By Michael Petro, originally published in Buffalo Business First on 4/11/16.
Firms finding ways into Canadian market
Tom Keable joined Gross Shuman Brizdle & Gilfillan 11 years ago and with his help, the Buffalo-based law firm opened a Canadian office in Burlington, Ontario.
Over the years, Keable — a corporate attorney specializing in cross-border law — had learned the importance of being able to practice U.S. law for Canadian clients.
He gained much of that knowledge from a pioneer of the practice at a law firm that was the first from Buffalo to set up a Canadian office in Toronto.
He spent 22 years at Kavinoky Cook under the leadership of Lauren Rachlin, who recently died at age 88 but not before helping to solidify the international law practice at Barclay Damon LLP in Buffalo.
Keable, who considered Rachlin a mentor, said he was a cross-border guru who recognized not only the importance of the Canadian market but helped other area law firms open offices across the border and deal with trade issues.
One of the firms Rachlin assisted, Hodgson Russ, now has the biggest office in Canada of any local firm, Keable said. The Toronto office is home to 58 international attorneys, according to the most recent Business First list of international law firms.
Law Firms-International lawyers
Toronto and surrounding cities have been growing and are a mecca for the best and the brightest, he said. Once a Canadian business can offer sufficient products, competitively priced services and a solid workforce, it seems a natural fit to bring what it does across the border.
“The U.S. market is too big and attractive for Canadians to ignore,” Keable said. “Our two countries are among the two closest and friendliest on the planet. I would say that here in Western New York, we have more in common and more affinity with our Canadian friends across the border than we do with, for instance, New York City or a state like Texas.”
Christian Henrich, who runs the Buffalo office of Woods Oviatt Gilman, said it has become necessary for an Upstate firm to have a presence in the Buffalo area, not only because of the region’s improving economy but to connect with the Canadian market. Canadian business is now a significant component of his practice.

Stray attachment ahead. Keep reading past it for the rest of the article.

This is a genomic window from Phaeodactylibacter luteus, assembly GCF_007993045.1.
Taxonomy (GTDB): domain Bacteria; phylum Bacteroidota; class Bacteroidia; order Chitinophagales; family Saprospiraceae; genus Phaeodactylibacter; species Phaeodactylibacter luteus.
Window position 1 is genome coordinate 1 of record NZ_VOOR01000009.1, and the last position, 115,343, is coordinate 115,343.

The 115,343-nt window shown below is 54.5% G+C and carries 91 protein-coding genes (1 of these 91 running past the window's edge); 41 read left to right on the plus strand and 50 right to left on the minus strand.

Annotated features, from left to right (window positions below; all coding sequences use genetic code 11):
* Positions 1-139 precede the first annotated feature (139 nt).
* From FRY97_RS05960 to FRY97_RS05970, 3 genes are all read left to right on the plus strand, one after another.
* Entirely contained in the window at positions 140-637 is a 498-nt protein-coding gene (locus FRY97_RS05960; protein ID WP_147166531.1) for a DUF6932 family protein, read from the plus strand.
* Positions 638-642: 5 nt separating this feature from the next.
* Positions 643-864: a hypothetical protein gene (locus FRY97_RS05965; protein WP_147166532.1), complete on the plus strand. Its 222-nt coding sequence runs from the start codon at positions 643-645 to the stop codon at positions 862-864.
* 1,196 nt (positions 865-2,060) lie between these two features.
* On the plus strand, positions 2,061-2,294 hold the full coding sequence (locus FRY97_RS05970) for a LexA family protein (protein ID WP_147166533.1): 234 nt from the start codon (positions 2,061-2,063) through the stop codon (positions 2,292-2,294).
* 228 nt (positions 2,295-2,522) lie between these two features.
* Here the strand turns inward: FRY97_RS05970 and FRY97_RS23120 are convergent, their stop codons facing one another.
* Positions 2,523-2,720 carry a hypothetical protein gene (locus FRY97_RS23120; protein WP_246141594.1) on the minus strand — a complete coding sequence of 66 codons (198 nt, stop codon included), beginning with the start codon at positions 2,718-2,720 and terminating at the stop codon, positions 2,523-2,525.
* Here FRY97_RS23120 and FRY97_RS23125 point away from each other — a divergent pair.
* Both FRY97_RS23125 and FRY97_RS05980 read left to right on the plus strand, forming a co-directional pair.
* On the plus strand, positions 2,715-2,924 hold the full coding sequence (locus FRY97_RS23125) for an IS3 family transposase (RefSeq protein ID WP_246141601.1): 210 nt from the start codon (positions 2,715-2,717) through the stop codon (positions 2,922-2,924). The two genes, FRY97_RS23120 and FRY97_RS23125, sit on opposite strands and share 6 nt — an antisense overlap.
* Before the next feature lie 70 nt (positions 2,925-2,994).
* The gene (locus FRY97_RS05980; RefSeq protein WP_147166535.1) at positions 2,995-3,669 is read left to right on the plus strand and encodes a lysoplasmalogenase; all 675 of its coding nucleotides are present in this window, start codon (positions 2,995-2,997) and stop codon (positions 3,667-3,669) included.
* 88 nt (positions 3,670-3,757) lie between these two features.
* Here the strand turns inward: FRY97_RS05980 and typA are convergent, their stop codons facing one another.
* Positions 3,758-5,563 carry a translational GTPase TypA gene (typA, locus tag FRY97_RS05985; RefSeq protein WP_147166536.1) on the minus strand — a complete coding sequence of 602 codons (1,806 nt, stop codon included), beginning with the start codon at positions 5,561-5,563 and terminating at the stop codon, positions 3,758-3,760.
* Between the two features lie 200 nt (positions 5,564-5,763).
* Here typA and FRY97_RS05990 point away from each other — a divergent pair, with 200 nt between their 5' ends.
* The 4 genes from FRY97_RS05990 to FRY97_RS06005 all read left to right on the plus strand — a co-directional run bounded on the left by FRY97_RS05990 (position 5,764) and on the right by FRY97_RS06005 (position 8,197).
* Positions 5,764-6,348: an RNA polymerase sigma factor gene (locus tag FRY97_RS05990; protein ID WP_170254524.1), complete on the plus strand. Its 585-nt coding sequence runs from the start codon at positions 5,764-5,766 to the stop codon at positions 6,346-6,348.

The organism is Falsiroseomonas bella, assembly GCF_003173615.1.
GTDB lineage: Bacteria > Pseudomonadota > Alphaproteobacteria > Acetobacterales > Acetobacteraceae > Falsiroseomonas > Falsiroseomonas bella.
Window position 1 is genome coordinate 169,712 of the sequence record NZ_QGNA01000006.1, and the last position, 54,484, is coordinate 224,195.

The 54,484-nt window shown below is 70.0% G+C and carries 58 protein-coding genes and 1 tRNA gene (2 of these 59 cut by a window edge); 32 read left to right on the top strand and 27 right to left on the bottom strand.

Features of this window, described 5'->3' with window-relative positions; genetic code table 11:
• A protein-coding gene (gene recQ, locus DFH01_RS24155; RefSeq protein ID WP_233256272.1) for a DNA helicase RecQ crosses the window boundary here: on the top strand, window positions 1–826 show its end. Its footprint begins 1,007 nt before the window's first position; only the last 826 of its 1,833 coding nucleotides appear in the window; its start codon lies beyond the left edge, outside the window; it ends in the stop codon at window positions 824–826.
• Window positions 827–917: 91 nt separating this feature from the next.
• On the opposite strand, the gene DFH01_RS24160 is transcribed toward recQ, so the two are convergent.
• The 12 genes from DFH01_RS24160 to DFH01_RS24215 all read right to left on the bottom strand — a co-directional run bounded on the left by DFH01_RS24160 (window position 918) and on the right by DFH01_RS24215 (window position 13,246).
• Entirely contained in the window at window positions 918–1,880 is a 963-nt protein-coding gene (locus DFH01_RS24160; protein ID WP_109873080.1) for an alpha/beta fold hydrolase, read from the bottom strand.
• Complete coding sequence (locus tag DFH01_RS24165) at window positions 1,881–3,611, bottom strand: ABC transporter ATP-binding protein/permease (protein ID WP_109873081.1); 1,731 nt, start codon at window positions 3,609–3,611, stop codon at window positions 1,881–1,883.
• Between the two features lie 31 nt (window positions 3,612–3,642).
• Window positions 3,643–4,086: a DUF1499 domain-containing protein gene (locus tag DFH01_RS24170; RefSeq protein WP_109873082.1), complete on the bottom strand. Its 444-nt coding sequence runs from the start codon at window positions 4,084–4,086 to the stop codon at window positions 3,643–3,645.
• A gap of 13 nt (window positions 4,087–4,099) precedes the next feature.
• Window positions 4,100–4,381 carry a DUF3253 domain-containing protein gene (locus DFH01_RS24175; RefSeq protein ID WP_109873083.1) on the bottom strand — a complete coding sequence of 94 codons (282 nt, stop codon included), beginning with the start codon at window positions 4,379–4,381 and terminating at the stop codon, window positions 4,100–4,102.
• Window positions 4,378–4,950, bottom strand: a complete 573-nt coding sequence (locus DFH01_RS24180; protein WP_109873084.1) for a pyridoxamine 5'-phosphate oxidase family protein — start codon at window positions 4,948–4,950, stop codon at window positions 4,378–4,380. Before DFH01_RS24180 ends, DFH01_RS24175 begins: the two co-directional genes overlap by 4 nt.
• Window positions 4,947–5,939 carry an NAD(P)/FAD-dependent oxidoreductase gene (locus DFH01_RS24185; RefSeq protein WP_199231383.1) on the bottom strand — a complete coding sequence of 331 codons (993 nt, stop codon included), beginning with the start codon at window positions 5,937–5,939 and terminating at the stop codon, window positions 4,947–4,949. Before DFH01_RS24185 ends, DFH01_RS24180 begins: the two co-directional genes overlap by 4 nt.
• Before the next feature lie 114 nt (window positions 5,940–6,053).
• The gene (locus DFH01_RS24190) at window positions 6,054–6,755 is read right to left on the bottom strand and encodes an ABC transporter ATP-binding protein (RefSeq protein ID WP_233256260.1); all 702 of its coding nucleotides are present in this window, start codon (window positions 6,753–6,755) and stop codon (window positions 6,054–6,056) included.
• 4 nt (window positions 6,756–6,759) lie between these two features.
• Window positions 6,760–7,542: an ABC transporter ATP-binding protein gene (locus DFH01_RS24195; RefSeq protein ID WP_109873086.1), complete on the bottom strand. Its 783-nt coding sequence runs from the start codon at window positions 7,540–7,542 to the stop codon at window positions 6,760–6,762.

The Canadian market is underserved by U.S. law firms, Henrich said. The firm doesn’t have an office in Canada but still has the luxury of telling a client in Toronto that its lawyers can be there in two hours. Also, Buffalo firms don’t charge the higher rates seen in New York City, for example, and businesses across the border are more price sensitive with the declining rate of the Canadian dollar, he said.
“Buffalo is the most dynamic Upstate market right now,” Henrich said. “The Buffalo renaissance is definitely here and the growth is not going to stop happening, but there’s also the proximity to a huge marketplace in Ontario and Toronto.”
Since the mid-1970s, Gross Shuman has represented Canadian businesses looking south to form new branches, offices, warehouses and subsidiaries, according to David Alexander. He is part of the law firm’s leadership and practices in both New York and Florida.
He said Buffalo continues to be a gateway city to Canada and a good place for businesses to gain a foothold into the U.S. market.
There is a steady stream of Canadian companies, large and small, coming stateside, Keable said. It may start by them maintaining goods in a warehouse, then a business may feel it needs an office and sales representative before deciding to do some assembly here. At some point, it may make more sense for the business to manufacture here because it can be a natural hedging against currency fluctuations, he added.